I was doing some spring cleaning when Russ T. Blade emerged from behind some folders. “Rusty,” as readers know, is the miniature imaginary produce manager who occasionally drops in to talk shop.
Me: You’re looking a bit lonely, Rusty. Everything OK?
Rusty: I am bummed, man. A competitor opened nearby, and sales have dropped.
Me: Let me guess. The store manager similarly cut back on everyone’s labor hours, right?
Rusty: Cut to the quick. All departments: grocery, meat, dairy, service, and, of course, produce.
Me: How much of a sales drop are we talking? 30%, 40% ... more?
Rusty: Maybe 15%, but you’d think it was more. It’s a classic mistake of throwing in the towel before you’ve had a chance to fight and retain business.
Me: What could have been done? Or, what can be done now?
Rusty: For starters, before a competitor lays a single brick, a grocer should beat ’em to the punch and invest in a formidable remodel. You know, bring the store up to 21st century standards. Then the grocer who’s trying to protect their turf has to make sure they have the right product mix that the competitor is known to promote and merchandise that produce along with the current mix. Likewise, we have to be aggressively priced.
Me: That’s a tough call. Grocers like to meet or beat last year’s sales and gross profits.
Rusty: Even if there isn’t money to do a full-bore store remodel, a store can be proactive and do some internal revamping — adding features such as fresh-cut fruit, specialty foods, on-site meal preparation, expanded space for perishables, etc. Sure, you’re going to see sales affected when the competitor opens, even a little more shrink. But if your chain has a sound price, quality and high service reputation, that business will rebound.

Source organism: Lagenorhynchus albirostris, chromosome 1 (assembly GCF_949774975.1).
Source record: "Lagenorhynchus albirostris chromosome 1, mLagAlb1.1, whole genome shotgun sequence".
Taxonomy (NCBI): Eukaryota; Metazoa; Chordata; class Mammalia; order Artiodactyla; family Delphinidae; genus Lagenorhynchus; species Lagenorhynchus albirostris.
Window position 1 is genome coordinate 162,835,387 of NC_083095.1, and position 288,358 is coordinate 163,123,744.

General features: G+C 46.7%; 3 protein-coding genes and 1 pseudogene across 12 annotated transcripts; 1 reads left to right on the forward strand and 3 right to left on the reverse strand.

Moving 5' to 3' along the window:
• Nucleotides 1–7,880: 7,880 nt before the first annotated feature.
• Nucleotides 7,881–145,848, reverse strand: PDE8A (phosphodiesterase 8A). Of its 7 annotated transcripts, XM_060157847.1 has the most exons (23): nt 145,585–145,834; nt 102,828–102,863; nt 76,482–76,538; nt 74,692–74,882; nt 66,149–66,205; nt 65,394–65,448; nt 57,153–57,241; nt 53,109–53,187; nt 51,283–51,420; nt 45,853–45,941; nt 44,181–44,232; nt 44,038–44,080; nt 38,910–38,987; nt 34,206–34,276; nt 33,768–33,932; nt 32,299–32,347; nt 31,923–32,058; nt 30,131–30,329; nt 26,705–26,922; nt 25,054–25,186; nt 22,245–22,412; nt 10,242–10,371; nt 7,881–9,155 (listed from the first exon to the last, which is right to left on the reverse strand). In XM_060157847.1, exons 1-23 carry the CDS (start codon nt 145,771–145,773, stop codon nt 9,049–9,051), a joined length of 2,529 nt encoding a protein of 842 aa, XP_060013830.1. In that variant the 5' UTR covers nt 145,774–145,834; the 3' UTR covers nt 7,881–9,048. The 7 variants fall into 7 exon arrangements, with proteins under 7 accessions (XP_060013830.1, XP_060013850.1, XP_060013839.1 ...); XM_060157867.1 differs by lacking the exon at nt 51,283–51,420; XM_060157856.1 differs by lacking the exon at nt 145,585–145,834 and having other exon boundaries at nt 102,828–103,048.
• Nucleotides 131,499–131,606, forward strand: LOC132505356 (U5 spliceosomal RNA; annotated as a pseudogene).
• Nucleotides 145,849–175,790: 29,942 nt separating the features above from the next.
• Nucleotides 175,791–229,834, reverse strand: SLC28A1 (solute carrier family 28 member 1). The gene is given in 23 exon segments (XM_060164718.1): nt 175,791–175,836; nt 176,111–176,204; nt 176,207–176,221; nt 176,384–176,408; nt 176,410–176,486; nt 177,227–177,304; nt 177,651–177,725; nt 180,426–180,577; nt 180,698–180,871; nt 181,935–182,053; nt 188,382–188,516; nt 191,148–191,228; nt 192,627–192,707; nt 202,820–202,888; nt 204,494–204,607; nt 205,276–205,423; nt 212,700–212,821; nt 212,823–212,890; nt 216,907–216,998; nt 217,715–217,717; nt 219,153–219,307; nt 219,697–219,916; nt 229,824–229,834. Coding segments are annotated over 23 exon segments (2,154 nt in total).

Me: But again, you think your operation threw in the towel already?
Rusty: It’s coming. Every week we have fewer checkstands open, even during busy periods when we really need them.
Me: I’ve seen that too. At that point the store manager panics and calls clerks up front for temporary cashier duty in response.
Rusty: And that’s where it spirals downhill. As produce clerks man the checkstand, department sanitation and stock levels quickly deteriorate. Overall, employee morale suffers and is reflected in indifferent customer service. Sales slip. All reasons for customers to change stores.
Me: There’s no easy remedy. But I see the gist: Revamp, stock and schedule to the highest service level.
Rusty: Hang on to the towel. Focus on why shoppers like your store in the first place. Fight back.
Armand Lobato works for the Idaho Potato Commission. His 40 years’ experience in the produce business span a range of foodservice and retail positions. E-mail him at firstname.lastname@example.org.